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08-30-2018 | Pregnancy | Article

Long-Term Effects of Oral Antidiabetic Drugs During Pregnancy on Offspring: A Systematic Review and Meta-analysis of Follow-up Studies of RCTs

Diabetes Therapy

Authors: Wenneke van Weelden, Vincent Wekker, Leon de Wit, Jacqueline Limpens, Hilkka Ijäs, Aleid G. van Wassenaer-Leemhuis, Tessa J. Roseboom, Bas B. van Rijn, J. Hans DeVries, Rebecca C. Painter

Publisher: Springer Healthcare


Antidiabetic drugs (OADs) are increasingly prescribed to treat hyperglycaemia during pregnancy in women with gestational diabetes mellitus (GDM) or polycystic ovary syndrome (PCOS), even though long-term effects on offspring are unknown. This systematic review summarises the evidence of follow-up studies of randomised controlled trials (RCTs) reporting on long-term effects of prenatal exposure to OADs on offspring.
The MEDLINE, EMBASE and CENTRAL databases were searched from inception to April 2018 for the concepts antidiabetic agents and prenatal exposure (or pregnancy and offspring/child) in combination with an RCT search filter. RCTs evaluating post-neonatal health effects in offspring and comparing maternal treatment with an OAD with no treatment, placebo, an alternative OAD or insulin during pregnancy were eligible for inclusion. Two independent researchers selected, extracted and assessed the data. Meta-analyses were performed using a random effects model and the Cochrane Collaboration’s risk of bias tool was used for quality assessment.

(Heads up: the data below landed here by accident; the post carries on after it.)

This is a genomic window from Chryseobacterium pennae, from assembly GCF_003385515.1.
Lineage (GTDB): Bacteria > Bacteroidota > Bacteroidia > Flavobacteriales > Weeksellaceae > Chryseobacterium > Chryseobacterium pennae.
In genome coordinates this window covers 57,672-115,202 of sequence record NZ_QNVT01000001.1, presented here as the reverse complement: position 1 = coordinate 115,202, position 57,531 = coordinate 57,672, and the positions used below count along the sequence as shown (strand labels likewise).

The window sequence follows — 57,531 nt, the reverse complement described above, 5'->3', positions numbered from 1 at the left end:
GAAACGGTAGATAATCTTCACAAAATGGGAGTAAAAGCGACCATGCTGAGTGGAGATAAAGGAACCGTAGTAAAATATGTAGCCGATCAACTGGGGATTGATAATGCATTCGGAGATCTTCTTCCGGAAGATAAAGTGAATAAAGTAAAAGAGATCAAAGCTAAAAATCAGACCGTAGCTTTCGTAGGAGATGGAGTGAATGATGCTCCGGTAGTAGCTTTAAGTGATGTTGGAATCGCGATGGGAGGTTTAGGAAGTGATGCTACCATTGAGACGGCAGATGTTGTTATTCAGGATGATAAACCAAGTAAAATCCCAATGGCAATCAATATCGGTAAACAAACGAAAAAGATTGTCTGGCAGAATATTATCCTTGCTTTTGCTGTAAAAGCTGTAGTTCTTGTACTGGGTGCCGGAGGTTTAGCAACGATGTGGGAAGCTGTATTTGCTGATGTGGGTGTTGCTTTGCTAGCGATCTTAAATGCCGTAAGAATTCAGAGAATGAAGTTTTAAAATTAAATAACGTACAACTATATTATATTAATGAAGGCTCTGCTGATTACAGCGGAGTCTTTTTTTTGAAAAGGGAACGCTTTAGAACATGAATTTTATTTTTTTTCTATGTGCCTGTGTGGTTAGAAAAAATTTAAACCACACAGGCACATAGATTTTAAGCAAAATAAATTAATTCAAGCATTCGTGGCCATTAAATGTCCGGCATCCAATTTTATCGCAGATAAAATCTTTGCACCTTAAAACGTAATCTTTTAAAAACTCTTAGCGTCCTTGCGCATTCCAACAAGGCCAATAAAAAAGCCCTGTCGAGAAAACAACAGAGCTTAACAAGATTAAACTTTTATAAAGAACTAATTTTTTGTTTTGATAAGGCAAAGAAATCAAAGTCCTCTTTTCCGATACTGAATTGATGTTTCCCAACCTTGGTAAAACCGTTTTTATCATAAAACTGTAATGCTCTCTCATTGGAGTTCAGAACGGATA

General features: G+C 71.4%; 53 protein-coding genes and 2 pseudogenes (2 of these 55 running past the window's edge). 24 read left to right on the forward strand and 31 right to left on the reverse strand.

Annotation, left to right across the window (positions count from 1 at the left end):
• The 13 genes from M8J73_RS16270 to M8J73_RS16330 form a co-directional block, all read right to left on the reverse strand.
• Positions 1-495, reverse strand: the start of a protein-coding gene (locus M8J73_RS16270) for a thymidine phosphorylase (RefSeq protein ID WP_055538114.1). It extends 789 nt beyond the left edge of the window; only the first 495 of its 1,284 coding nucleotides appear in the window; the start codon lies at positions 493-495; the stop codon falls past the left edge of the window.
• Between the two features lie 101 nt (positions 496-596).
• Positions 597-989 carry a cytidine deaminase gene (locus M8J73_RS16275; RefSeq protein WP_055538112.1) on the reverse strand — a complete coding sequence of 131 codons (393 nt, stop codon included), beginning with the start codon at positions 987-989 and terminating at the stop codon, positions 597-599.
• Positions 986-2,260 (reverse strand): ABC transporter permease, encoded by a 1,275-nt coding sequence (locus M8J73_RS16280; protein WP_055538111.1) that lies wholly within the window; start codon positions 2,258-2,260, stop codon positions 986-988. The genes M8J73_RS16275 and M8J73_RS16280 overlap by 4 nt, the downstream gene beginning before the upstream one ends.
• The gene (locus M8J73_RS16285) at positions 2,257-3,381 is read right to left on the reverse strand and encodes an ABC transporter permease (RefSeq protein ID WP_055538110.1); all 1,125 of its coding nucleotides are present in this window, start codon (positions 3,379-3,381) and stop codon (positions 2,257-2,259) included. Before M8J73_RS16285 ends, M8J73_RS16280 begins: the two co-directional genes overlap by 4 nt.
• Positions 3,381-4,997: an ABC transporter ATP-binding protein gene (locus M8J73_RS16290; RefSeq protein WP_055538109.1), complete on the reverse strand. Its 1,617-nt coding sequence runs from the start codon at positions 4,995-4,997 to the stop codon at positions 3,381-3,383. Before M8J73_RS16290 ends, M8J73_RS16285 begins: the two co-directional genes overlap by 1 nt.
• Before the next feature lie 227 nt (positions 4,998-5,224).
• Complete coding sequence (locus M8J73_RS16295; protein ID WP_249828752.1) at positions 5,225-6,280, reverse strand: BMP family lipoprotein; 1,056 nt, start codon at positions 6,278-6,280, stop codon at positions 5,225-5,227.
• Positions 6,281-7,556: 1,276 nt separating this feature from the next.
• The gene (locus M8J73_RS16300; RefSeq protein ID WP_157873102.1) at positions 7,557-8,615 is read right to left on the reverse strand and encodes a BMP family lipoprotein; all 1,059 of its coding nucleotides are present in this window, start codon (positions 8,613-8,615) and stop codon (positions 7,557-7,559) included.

Ten studies were included, with a maximal follow-up duration of 9 years, comprising 778 children of mothers with GDM or PCOS who were randomised to either metformin or insulin/placebo during pregnancy. Meta-analysis showed that children prenatally exposed to metformin were heavier compared to controls (standardised mean difference (SMD) 0.26 [95% CI 0.11–0.41]), but not taller (SMD 0.10 [95% CI −0.14–0.33]). Additionally, offspring body mass index (BMI) z scores did not differ according to metformin exposure (mean difference 0.30 [95% CI −0.01–0.61]). Individual small studies reported that prenatal exposure to metformin was associated with greater mid-upper arm, head and waist circumferences, biceps skinfolds, waist-to-height ratio, more arm fat, higher fasting glucose, ferritin and lower LDL cholesterol in offspring.
Prenatal exposure to metformin is associated with increased offspring weight, but not with height or BMI. Larger follow-up studies are needed to confirm and look into the implications of these findings.
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